How Jealousy Leads Towards The Tragedy In Othello

December 10, 2020 by Essay Writer

Throughout the Elizabethan Era, it was very common to have all white communities. Those of power were also usually white, and it was extremely frowned upon to have interracial relationships. Before the play begins, the audience are unaware of Othello’s ethnicity. The first time we get an insight of his appearance is through Iago and Roderigo talking derogatively about him in a rant given by Iago. Roderigo states ‘what a full fortune does the thick-lips owe’. Without any previous idea on what the main character looks like, we are immediately presented with an insult suggesting that Othello is negroid. This phrase comes a part of a rant given by Iago about him not receiving Lieutenant and what he is going to do about it. This is a crucial part of the play as it not only hints at the start of Iago’s jealousy feud, but also foreshadows how the rest of the play will unravel. Iago’s spite and deceitfulness is uncovered to the audience and shows the side of his character that no-one else will encounter apart from Roderigo. The strict Venetian society views exploited through Iago’s character significantly suggests how black people are seen. It is clear that the societies are, to an extent, accepting of black people as long as there is no interference with those individuals’ lives. If unaffected by with black people, venetians were often willing to accept them as part of society. Brabantio is an excellent example of this. Before he is informed about his daughter being married to the Moor, Brabantio showed interest in Othello’s life; “Her father loved me, oft invited me, still questioned me the story of my life from year to year, the battles, sieges, fortunes, that I have passed.” We can clearly see interest on Brabantio’s behalf was shown and that there was no known prejudices nor problem against Othello.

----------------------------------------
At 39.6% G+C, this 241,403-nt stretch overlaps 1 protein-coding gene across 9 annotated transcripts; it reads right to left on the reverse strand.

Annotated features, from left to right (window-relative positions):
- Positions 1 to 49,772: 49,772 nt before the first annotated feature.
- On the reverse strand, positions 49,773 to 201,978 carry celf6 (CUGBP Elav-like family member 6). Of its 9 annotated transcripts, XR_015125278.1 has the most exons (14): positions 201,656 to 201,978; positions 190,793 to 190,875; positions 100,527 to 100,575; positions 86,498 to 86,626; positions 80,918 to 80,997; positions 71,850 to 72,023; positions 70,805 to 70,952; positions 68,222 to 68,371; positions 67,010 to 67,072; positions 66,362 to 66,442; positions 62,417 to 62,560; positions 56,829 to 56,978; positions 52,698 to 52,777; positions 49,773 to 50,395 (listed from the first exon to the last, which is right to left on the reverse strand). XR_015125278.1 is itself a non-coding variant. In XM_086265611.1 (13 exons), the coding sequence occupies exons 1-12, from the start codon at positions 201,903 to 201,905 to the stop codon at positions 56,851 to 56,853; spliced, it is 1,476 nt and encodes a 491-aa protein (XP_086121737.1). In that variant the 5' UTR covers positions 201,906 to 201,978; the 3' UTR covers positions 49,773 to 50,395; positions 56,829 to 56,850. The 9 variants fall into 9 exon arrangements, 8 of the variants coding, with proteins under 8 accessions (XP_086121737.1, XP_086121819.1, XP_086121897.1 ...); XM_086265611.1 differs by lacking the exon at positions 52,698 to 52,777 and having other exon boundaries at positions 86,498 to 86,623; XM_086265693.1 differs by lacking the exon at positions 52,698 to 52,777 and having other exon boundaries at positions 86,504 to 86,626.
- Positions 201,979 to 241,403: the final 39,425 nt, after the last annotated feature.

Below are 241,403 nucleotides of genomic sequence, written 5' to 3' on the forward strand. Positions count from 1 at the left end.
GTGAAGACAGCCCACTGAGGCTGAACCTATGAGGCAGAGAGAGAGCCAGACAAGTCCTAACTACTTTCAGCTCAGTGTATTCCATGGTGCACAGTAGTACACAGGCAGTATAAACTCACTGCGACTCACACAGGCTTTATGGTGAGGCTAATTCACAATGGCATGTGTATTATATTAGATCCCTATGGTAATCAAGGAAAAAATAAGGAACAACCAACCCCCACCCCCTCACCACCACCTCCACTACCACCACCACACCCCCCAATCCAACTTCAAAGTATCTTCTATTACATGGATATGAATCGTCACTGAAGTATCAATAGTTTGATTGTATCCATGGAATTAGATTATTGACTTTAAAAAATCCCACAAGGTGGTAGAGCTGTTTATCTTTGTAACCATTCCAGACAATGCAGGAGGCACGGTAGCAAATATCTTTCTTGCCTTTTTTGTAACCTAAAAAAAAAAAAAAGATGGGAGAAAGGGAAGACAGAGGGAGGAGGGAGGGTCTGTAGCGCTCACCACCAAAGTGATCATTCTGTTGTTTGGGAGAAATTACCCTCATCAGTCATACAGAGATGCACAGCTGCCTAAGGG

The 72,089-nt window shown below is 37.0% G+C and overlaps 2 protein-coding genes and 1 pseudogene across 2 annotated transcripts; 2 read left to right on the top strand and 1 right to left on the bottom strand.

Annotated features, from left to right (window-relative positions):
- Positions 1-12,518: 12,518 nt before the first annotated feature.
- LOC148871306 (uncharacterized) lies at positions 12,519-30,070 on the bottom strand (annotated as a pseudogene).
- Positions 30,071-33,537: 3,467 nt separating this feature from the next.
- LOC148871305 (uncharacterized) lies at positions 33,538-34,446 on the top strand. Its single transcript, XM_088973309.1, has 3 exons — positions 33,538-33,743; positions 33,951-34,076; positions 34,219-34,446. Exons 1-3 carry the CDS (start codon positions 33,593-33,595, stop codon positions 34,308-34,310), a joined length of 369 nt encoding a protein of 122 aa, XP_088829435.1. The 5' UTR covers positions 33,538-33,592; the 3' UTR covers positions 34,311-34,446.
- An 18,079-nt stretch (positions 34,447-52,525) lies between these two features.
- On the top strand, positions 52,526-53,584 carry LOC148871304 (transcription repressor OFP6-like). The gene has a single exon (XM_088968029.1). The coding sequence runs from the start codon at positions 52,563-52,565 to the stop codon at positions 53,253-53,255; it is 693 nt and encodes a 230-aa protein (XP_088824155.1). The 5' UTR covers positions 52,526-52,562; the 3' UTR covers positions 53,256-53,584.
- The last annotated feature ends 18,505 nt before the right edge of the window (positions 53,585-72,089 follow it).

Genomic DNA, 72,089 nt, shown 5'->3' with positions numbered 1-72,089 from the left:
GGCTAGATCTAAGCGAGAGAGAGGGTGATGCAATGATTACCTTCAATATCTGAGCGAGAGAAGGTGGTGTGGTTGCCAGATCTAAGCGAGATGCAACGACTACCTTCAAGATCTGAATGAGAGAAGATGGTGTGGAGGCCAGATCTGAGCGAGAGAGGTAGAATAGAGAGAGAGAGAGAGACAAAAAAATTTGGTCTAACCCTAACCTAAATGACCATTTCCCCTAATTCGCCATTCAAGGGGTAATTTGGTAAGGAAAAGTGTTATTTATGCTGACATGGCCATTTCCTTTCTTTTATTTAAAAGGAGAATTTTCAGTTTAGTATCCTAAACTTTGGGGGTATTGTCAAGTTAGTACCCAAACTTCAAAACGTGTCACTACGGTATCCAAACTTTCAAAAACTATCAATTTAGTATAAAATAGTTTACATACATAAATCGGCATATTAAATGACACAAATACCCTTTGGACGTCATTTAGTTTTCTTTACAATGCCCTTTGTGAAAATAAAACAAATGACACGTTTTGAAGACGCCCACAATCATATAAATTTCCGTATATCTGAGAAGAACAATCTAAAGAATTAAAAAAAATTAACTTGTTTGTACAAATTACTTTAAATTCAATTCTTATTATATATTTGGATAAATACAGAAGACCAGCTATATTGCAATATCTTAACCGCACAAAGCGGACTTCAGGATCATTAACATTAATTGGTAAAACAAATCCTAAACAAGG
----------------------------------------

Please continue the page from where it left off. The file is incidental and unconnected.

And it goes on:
The specific beliefs of interracial marriage are portrayed through Iago in an attempt to exclude Othello from society and are further reinforced through Brabantio. This can evidentially be seen in “very now, an old black ram Is tupping your white ewe” stated by Iago. This not only hints the start of his plan to control Othello, but the jealousy slowly arising within him that, we can assume, is only going strengthen. The dehumanization created through the animal imagery, again, refers to Othello’s ethnicity by portraying him as “an old black ram” and creating the contrast to Desdemona who is definitively referenced as a ‘white ewe’. At this point, Brabantio’s opinion on Othello immediately changes. We can interpret this instantaneous switch in views as the reaction of a society when realising the interaction of a family member with an ‘outsider’. We could argue that these beliefs are preconceived and subconsciously what we automatically think and try to bury. Brabantio immediately accuses Othello of witchcraft after Iago proclaims Othello’s marriage to Desdemona. He expresses dehumanizing venetian beliefs that no one would voluntarily fall in love with a black person and it would only occur through witchcraft. This is evident in ‘The wealthy curlèd darlings of our nation, would ever have, t’ incur a general mock, Run from her guardage to the sooty bosom Of such a thing as thou — to fear, not to delight. Judge me the world if ’tis not gross in sense that thou hast practiced on her with foul charms, Abused her delicate youth with drugs or minerals that weakens motion”. Brabantio also proclaims that those of colour are to be feared and not loved again to exclude Othello from their society and also to portray an animalistic nature. This strengthens the beliefs of society and how it is unnatural for a white woman to be in a relationship with a black man regardless of his position and power. Throughout this whole scene, there is constant reminders of Othello’s blackness to the audience. It is unlikely that there is not a comment regarding Othello and his ethnicity.